Discovered underground: the Paleo-Wien and the Paleo-Liesing rivers in Vienna’s 3rd District

05. December 2022
In the course of drilling an 80-metre-deep well in the garden of the Federal Geological Institute in Vienna's 3rd district (Landstraße), the deposits of two rivers were discovered in a clay layer of the Vienna Basin: the Paleo-Wien and the Paleo-Liesing. The analysis of drill core samples furnishes new insights into the era of Lake Pannon 10.4 million years ago.
In the garden of the Federal Geological Survey (Neulinggasse 38, 1030 Vienna), a 80-m-deep well was drilled for geothermal and geophysical testing. Scientific analysis of the drill core provides insights also into Vienna’s geological history: it was in this place, 10.4 million years ago, that the Paleo-Wien and Paleo-Liesing rivers flowed into Lake Pannon, which extended from today's Alpine foothills near Vienna to Belgrade via Budapest.
Between 11.6 and 9 million years ago, Vienna and the Vienna Basin were situated on the eastern edge of Lake Pannon. “10.4 million years ago, at half the size of today's Black Sea, Lake Pannon was the largest lake in Europe. Vienna lay on its western shore. As yet, however, very little was known about its Alpine tributaries,” says Univ. Prof. Dr. Mathias Harzhauser, head of the NHM Vienna’s Geological-Palaeontological Department. Blue-grey in colour, fine-grained and rich in clay, the deposits of the lake constitute the groundwater aquiclude (impermeable clay layer in the subsoil) in large areas of the city. In the 19th and early 20th centuries, the clay deposits were mined in numerous clay pits for the production of bricks.
Close-meshed sampling and a multidisciplinary analysis of the drill core at the Federal Geological Survey have now unearthed new information on the era of Lake Pannon. Analyses of the clay mineralogy permitted conclusions about the climate and the sediment input from the hinterland in the west, about eight kilometres away, the present-day Vienna Woods with the flysch zone (alternating layers of sandstone and marl) and the Northern Calcareous Alps (limestones and dolomites).
Under the supervision of Univ. Prof. Dr. Mathias Harzhauser (NHM Vienna), Dr. Mandana Peresson and DDipl.Ing. Christian Benold from the Geological Survey (GBA) evaluated the investigations into clay mineralogy and geochemistry. Dr. Stjepan Ćorić (GBA) worked on nannofossils, Dr. Oleg Mandic (NHM Vienna) examined microfossils. Prof. Dr. Gert J. De Lange from Utrecht (Netherlands) provided assistance for the interpretation of geochemical parameters.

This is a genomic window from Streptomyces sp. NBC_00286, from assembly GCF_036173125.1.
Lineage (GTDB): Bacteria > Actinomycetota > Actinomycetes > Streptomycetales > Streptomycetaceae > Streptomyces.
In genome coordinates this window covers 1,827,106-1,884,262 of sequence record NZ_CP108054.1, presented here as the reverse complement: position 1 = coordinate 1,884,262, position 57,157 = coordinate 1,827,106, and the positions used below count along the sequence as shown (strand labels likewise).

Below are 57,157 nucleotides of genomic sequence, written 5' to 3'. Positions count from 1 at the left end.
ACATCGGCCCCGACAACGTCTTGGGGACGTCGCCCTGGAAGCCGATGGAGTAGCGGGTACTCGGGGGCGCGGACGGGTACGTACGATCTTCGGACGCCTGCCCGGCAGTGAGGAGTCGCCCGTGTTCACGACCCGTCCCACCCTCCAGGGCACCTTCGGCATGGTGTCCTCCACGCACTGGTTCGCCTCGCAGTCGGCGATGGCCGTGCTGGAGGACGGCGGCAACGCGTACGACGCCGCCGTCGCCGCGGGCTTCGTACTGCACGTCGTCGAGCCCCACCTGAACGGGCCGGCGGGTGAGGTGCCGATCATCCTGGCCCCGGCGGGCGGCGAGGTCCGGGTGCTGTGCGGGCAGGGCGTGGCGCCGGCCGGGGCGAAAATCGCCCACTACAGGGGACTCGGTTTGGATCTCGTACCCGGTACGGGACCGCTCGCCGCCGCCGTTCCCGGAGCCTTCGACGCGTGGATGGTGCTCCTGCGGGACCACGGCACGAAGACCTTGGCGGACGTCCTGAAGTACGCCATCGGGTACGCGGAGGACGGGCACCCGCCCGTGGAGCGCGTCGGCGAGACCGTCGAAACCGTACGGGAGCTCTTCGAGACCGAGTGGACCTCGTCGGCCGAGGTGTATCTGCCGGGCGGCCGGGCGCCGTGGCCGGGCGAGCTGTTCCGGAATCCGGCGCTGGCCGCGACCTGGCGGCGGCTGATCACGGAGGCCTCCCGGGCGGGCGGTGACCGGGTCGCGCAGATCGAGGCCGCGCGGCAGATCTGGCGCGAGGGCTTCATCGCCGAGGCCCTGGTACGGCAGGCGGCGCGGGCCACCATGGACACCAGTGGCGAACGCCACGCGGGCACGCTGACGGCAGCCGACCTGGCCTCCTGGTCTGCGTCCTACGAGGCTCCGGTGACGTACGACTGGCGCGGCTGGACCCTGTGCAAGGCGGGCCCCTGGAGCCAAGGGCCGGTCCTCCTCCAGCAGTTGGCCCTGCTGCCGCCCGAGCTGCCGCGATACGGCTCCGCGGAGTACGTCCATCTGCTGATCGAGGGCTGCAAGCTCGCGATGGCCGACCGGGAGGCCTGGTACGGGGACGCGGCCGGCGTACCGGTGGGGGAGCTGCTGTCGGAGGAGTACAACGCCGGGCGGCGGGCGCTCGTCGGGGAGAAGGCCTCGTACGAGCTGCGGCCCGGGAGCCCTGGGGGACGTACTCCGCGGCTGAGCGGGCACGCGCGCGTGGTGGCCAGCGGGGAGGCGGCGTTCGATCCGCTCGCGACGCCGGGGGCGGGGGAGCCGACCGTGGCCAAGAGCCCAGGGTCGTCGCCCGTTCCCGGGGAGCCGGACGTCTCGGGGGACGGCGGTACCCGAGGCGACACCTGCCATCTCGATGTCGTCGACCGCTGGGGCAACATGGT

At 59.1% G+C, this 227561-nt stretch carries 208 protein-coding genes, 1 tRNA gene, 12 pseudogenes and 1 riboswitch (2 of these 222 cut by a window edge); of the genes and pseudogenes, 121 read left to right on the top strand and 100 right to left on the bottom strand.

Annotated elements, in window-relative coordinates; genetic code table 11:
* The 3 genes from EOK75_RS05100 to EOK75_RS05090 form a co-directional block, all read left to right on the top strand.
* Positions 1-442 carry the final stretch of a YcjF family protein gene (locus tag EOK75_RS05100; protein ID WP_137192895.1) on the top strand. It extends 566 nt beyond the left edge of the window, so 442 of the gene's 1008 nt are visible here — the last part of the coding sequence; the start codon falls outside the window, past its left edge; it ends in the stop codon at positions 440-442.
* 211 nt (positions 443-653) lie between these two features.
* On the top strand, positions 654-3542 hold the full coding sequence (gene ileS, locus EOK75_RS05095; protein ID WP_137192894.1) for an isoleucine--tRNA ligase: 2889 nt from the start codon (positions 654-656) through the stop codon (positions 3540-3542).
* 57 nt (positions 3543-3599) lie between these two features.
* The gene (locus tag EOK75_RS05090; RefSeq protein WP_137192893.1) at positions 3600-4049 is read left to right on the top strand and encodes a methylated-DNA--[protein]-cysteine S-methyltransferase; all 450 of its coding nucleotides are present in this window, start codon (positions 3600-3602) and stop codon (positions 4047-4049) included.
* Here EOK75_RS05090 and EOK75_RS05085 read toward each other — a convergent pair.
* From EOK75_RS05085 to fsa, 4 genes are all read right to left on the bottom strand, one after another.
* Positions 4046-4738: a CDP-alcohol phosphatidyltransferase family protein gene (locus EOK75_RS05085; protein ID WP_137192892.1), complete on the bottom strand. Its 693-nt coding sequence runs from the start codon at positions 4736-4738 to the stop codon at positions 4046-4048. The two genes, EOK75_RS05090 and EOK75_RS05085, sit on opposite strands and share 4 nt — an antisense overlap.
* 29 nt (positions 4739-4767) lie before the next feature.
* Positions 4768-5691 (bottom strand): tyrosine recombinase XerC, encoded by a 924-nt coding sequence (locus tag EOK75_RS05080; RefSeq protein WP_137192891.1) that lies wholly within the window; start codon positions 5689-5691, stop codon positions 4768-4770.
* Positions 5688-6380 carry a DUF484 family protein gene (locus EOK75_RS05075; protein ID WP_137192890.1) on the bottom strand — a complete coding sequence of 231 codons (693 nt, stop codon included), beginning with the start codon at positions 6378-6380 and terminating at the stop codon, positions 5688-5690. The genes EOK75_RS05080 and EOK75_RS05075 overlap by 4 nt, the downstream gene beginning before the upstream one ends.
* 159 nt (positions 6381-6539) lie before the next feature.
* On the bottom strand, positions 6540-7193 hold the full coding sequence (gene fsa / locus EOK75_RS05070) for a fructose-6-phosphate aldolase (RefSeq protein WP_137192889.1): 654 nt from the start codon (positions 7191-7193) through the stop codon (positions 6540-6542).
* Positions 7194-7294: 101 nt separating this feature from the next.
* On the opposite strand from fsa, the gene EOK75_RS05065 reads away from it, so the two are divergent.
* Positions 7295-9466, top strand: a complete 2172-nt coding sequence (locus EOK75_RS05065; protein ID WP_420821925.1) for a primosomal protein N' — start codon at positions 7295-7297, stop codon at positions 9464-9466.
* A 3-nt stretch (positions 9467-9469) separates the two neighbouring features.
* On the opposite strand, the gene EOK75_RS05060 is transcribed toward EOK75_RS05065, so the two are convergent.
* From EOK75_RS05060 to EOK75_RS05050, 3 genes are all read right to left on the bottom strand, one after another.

“The mineralogical analysis clearly shows the influence of the hinterland; we can clearly distinguish between sediment inputs from the Paleo-Liesing and the Paleo-Wien,” notes Dr Mandana Peresson from the Department of Mineral Geology at the Federal Geological Survey.
Tracing the Paleo-Wien and the Paleo-Liesing
Redeposited nannofossils (smaller than three hundredths of a millimetre) from the flysch zone dominate in the upper part of the core and allow comparisons to be drawn with a river similar to today's Wien river, which originates in the flysch zone. A coarser horizon (extended clay or rock layer) at a depth of 30.7 metres can also be clearly assigned to the flysch zone.
At a depth of 32.5 m, a section with 10 times higher carbonate values and gravel is interpreted to be the result of drainage from the Northern Calcareous Alps and is thus considered to be part of the Paleo-Liesing. Individual fossil horizons also demonstrate freshwater input from the hinterland.
Published in the journal Palaeogeography, Palaeoclimatology, Palaeoecology the results of the study are freely accessible:
Harzhauser, M., Peresson, M., Benold, C., Mandic, O., Ćorić, S. & De Lange, G.J. (2022): Environmental shifts in and around Lake Pannon during the Tortonian Thermal Maximum based on a multi-proxy record from the Vienna Basin (Austria, Late Miocene, Tortonian). - Palaeogeography, Palaeoclimatology, Palaeoecology, 610, 111332.
© NHM Wien
© NHM Wien
© NHM Wien